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CREFW-Fall2014 10.15.14

A publication of Autumn issue 2014 sponsored by CRE Finance World Autumn 2014 19 David Brickman: I would add from our perspective, and I believe that you can probably generalize this to an agency perspective, when we think about who we compete with in aggregate, it is probably first and foremost banks, then life insurance companies and lastly conduits. The banks have also been the biggest variable in that dynamic having increased their share most significantly over the last few years. The life companies have been relatively stable in their share of the multi-family space, and conduits having grown a little bit. It is the banks that have really moved the needle as I think Peter was indicating, we try to break that out into major commercial banks versus local and regional. It seems more varied on the local and regional side than on the major commercial bank side. David Durning: A few things come to mind here. The overall recoveries in the capital markets and real estate fundamentals have greatly diminished risk levels in lender portfolios to the point that portfolios are now able to take on more risk generally. This has occurred at a time when portfolio demand for new investments is very strong, as strong as it has ever been as an industry in my memory; while risk adjusted returns have declined. Our response to this dynamic, versus where we were a few years ago, is to increase our focus and activity on structured lending, loans secured by un-stabilized apartment properties, construction loans, specialty property types, and loans in recognized global cities outside of the US. Currently we have approximately $1.5 billion exposure to properties that are either being newly constructed or where leasing has not reached stabilized levels. This activity is both complementary to our core fixed rate lending programs, and an offset to core lending opportunities in the market today that we no longer find attractive at current spreads given term-length interest only periods and relatively low expected debt yields. Sam Chandan: How do expectations change if we see a significant, perhaps unexpectedly large, increase in interest rates? If rates do begin to trend higher, maybe even a little bit sooner than we anticipate in our baseline, does that change the equation for refis? Kim Diamond: It changes the equation for some. Peter Scola: All depends on the actual numbers and how big of an increase. I think a significant long-term rate increase can certainly be problematic for certain owners. I would agree with all of the previous comments about capital availability, and certainly the capital availability to help fill the capital gap on some of the assets that previously were or are still distressed. Sam Chandan: With respect to the multifamily sector in particular, how are you thinking about some of those exit risks around, not the loans from pre-crisis that may still be lingering, but today’s originations that are made at these historically low rates but that will inevitably come back to market in an environment of higher rates as compared to a year or two years ago, more limited amortization? David Brickman: We see that as probably the biggest risk we have. We certainly think that loans we do today, the ones we have done over the last few years are going to mature in a higher rate environment. We think very much about what the leverage will look like at that point in time in the future. It is overly simplistic to just talk about IO versus no IO. It is a matter of what you think that leverage will be for that asset given the maturity, and given the leverage put on it today. We spend a lot of time thinking about how to size the loan, not just for today and the cash flows today, but so it can be refinanced at a point in the future. Fortunately, in multifamily, per my earlier comment, we continue to believe there are strong fundamentals that will fuel income growth, but against that backdrop, there is no substitute for ensuring you have a prudent leverage level at maturity. David Durning: I think overall that is exactly right. Our going-in debt yields and our exit debt yields are not as strong as they’ve been. We have talked about current underwriting, combined with longer interest-only periods, limited amortization, and as you said, continued robust valuations. Clearly, some caution is in order. We try to mitigate these risks by looking at debt-yield and our own internal underwritten cap rates. I think the question that we keep asking ourselves is, on an absolute basis, are the loans that we are seeing still attractive. Today, we feel pretty good about the loans CRE Finance Roundtable: The Risk Cycle “I think some banks may have entered into a devil’s bargain where they are willing to trade off tomorrow’s interest rate risk for current earnings.”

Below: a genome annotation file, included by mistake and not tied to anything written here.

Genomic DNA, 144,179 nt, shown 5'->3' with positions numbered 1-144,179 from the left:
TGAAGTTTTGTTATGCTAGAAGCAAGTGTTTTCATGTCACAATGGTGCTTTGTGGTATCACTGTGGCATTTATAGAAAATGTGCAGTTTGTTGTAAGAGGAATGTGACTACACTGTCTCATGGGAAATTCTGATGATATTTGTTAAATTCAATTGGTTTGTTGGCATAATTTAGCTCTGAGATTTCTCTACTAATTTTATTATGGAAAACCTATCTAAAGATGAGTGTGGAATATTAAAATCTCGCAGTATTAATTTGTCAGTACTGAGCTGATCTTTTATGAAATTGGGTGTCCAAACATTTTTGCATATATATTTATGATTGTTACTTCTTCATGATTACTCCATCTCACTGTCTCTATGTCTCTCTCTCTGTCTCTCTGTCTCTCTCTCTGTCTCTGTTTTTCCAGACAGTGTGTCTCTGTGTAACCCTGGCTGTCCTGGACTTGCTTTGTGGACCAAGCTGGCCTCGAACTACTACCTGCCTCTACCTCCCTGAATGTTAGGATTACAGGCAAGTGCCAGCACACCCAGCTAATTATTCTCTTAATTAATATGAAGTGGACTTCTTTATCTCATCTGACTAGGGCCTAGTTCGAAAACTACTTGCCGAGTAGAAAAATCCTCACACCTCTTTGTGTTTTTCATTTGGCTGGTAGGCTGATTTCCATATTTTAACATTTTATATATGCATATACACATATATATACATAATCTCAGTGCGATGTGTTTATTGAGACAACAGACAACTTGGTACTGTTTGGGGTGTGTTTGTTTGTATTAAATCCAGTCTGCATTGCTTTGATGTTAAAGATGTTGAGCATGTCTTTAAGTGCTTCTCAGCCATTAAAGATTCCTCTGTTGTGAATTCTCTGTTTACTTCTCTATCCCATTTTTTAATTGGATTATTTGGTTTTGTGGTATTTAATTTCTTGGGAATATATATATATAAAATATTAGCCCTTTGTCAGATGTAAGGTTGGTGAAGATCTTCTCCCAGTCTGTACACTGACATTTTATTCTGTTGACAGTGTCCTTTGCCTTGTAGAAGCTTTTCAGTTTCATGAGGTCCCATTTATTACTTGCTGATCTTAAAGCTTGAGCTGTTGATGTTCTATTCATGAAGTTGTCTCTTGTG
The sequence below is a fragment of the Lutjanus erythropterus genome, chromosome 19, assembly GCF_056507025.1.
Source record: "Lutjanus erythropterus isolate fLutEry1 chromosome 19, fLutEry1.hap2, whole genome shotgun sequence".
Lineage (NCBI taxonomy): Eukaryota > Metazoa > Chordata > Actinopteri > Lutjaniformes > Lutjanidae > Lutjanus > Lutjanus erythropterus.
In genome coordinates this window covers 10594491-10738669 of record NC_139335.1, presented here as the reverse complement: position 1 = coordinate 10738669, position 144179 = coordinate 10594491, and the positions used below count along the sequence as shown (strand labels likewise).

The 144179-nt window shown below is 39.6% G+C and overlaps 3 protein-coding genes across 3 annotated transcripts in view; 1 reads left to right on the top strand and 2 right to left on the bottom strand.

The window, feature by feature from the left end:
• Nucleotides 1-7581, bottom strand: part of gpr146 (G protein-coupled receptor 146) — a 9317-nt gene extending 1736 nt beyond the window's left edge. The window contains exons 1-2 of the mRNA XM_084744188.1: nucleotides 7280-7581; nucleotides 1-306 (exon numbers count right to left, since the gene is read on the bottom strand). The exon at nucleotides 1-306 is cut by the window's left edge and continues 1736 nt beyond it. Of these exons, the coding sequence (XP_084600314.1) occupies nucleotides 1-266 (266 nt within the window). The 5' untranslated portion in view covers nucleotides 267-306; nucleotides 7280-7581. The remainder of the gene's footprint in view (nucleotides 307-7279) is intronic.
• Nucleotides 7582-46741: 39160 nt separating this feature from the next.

CREFW-Fall2014 10.15.14
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